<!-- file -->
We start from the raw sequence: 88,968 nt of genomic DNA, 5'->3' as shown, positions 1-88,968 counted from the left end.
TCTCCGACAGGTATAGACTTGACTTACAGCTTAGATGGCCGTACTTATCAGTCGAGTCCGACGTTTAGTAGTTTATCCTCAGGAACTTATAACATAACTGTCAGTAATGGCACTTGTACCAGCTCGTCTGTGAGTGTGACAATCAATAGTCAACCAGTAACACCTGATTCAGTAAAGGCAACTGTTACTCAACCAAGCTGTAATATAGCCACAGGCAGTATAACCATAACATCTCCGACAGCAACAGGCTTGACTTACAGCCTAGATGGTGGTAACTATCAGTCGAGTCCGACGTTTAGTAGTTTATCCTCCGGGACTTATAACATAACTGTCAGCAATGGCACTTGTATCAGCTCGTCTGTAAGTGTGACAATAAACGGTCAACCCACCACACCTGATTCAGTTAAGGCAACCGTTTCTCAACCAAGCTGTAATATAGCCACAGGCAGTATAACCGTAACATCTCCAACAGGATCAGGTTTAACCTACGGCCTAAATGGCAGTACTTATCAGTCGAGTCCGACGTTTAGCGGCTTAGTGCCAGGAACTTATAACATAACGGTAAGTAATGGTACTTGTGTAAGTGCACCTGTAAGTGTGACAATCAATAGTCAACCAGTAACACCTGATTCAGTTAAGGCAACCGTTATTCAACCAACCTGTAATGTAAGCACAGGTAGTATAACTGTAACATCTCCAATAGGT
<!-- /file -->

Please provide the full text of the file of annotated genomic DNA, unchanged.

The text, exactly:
We start from the raw sequence: 88,968 nt of genomic DNA, 5'->3' as shown, positions 1-88,968 counted from the left end.
TCTCCGACAGGTATAGACTTGACTTACAGCTTAGATGGCCGTACTTATCAGTCGAGTCCGACGTTTAGTAGTTTATCCTCAGGAACTTATAACATAACTGTCAGTAATGGCACTTGTACCAGCTCGTCTGTGAGTGTGACAATCAATAGTCAACCAGTAACACCTGATTCAGTAAAGGCAACTGTTACTCAACCAAGCTGTAATATAGCCACAGGCAGTATAACCATAACATCTCCGACAGCAACAGGCTTGACTTACAGCCTAGATGGTGGTAACTATCAGTCGAGTCCGACGTTTAGTAGTTTATCCTCCGGGACTTATAACATAACTGTCAGCAATGGCACTTGTATCAGCTCGTCTGTAAGTGTGACAATAAACGGTCAACCCACCACACCTGATTCAGTTAAGGCAACCGTTTCTCAACCAAGCTGTAATATAGCCACAGGCAGTATAACCGTAACATCTCCAACAGGATCAGGTTTAACCTACGGCCTAAATGGCAGTACTTATCAGTCGAGTCCGACGTTTAGCGGCTTAGTGCCAGGAACTTATAACATAACGGTAAGTAATGGTACTTGTGTAAGTGCACCTGTAAGTGTGACAATCAATAGTCAACCAGTAACACCTGATTCAGTTAAGGCAACCGTTATTCAACCAACCTGTAATGTAAGCACAGGTAGTATAACTGTAACATCTCCAATAGGT